Many landowners would like to see the land they care about stay productive and undeveloped for generations. There are several ways conservation can do this. Some options are charitable and others result in payment to the landowner. For information about your personal situation, we encourage you to contact us.
Donating a conservation easement permanently protects your land. Commercial and residential development are curtailed, but farming, forestry, and/or recreation are allowed. An easement may cover all or part of your land and will apply to all future owners.
Easement donations normally qualify as a charitable contribution; the value of your gift must be verified by an appraiser. Landowners usually make tax-deductible contributions toward the cost of conservation. Learn more.
Funding for conservation easements is sometimes available for working farms, land important to a community, or large forest parcels. Often, private contributions and competitive grants fund the purchase of conservation easements.
An independent appraisal sets the value of an easement. Because grants are competitive, landowners may choose to sell an easement for less than full value. If so, the discounted amount is a charitable contribution. Learn more.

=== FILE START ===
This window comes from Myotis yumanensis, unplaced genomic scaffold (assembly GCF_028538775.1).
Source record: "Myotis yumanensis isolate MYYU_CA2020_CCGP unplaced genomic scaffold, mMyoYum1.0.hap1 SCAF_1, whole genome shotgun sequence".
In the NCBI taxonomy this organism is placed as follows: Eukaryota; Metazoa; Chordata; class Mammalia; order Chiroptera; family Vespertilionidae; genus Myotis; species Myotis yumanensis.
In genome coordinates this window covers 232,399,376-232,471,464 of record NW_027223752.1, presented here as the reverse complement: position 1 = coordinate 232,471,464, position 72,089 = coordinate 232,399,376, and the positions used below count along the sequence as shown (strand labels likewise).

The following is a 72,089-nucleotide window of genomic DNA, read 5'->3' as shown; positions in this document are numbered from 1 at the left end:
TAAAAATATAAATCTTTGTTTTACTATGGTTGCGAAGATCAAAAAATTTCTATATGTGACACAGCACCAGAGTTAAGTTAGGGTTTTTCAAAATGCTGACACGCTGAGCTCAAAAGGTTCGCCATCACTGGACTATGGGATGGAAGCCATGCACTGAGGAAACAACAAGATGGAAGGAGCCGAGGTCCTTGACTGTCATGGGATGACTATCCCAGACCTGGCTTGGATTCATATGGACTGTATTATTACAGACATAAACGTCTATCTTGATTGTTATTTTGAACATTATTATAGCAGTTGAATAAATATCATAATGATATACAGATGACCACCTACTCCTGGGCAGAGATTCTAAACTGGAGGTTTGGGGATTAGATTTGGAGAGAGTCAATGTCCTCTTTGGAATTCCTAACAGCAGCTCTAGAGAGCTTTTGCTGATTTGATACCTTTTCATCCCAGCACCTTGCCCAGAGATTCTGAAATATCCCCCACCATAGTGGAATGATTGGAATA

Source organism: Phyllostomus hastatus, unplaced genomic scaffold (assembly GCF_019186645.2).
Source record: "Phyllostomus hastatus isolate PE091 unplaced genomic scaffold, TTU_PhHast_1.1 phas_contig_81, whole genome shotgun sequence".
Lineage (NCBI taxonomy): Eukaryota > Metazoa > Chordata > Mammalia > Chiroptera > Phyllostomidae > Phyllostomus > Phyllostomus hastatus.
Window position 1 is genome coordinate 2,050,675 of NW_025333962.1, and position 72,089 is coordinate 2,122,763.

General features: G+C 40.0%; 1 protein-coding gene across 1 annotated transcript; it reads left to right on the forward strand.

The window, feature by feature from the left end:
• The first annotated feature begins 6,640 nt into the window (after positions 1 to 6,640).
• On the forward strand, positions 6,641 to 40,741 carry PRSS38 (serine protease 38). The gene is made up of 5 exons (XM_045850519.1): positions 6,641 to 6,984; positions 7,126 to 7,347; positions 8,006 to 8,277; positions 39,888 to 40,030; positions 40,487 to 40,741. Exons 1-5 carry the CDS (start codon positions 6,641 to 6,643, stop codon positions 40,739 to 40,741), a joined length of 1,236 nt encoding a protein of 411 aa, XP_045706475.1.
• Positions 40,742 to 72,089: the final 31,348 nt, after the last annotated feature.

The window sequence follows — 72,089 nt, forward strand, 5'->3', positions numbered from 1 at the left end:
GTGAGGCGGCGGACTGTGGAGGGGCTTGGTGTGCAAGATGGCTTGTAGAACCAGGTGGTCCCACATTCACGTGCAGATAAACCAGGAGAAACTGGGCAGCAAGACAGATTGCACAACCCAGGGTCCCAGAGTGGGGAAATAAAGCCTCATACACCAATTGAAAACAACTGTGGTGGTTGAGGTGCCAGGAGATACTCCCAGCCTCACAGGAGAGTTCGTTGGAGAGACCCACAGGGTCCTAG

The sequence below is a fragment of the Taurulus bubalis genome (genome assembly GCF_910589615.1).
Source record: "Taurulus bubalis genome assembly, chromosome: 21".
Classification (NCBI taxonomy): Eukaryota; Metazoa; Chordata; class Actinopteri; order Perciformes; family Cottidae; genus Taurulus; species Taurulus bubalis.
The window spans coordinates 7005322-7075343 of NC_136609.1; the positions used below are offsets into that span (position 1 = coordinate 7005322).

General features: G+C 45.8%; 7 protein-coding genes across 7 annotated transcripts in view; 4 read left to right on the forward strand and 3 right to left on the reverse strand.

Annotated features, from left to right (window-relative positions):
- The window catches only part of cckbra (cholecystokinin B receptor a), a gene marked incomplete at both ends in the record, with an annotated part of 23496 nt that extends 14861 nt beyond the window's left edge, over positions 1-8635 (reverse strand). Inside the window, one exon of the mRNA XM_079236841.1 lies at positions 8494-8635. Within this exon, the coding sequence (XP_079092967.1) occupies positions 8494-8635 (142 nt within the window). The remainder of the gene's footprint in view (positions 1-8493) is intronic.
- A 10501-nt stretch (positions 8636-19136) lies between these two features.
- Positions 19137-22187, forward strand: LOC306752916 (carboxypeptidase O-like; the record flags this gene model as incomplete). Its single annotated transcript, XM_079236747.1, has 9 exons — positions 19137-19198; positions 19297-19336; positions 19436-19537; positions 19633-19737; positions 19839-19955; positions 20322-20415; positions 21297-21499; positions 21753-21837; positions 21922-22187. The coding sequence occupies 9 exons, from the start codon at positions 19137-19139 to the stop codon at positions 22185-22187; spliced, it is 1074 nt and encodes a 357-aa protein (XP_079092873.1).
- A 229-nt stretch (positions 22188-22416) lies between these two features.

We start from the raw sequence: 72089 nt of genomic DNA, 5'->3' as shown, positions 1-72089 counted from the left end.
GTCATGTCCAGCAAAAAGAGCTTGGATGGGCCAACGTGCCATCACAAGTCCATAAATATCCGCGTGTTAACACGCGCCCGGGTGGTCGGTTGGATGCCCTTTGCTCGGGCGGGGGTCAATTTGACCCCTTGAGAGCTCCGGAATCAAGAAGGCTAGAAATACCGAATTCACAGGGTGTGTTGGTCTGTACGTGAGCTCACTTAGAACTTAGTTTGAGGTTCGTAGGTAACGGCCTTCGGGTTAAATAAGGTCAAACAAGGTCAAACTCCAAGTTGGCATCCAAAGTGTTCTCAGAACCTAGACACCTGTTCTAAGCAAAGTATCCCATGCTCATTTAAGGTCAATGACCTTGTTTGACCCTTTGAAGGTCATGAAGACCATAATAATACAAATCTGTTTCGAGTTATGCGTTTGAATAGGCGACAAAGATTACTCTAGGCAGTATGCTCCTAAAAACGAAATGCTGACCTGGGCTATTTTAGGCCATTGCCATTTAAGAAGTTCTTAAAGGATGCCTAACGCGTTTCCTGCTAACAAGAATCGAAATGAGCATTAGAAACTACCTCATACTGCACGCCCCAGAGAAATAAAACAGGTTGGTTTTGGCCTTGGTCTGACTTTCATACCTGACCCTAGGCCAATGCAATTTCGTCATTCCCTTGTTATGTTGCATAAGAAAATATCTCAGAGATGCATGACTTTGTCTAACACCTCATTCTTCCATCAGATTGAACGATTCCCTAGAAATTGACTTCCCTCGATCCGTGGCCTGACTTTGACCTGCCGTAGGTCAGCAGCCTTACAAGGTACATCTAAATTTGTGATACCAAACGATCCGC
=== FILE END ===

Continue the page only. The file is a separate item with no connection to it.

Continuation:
Donating land to the Vermont Land Trust is a generous option that offers many tax benefits.
If land has conservation value, we will often conserve it before re-selling it. Proceeds from the sale will further our mission. If the land has important public benefit, we may give it to a nonprofit or government entity so that the public can enjoy it.
Want to donate land, but continue to live on it? Through a gift of land with a reserved life-estate, beneficiaries have the right to use the property during their lifetimes. When the beneficiaries have passed away, control of the property transfers to the land trust. Learn more about land donations.
You can donate land or a conservation easement to the Vermont Land Trust through your will or living trust. A bequest in your will directs your estate’s executor to give the land or a conservation easement to us. A living trust achieves the same results but avoids the probate process. This option may also reduce your taxable estate.
If you are interested in this option, we hope that you will work with us to develop the terms of the future easement and language for your will or trust. To learn more, call Christa Kemp at (802) 262-1229.
When a special property is at risk for development, and we can find funding, we may buy the land. Land that we would consider buying include places important for public recreation, high-quality farms that are suited for our Farmland Access Program, or land of ecological importance.
Contact one of our conservation staff members.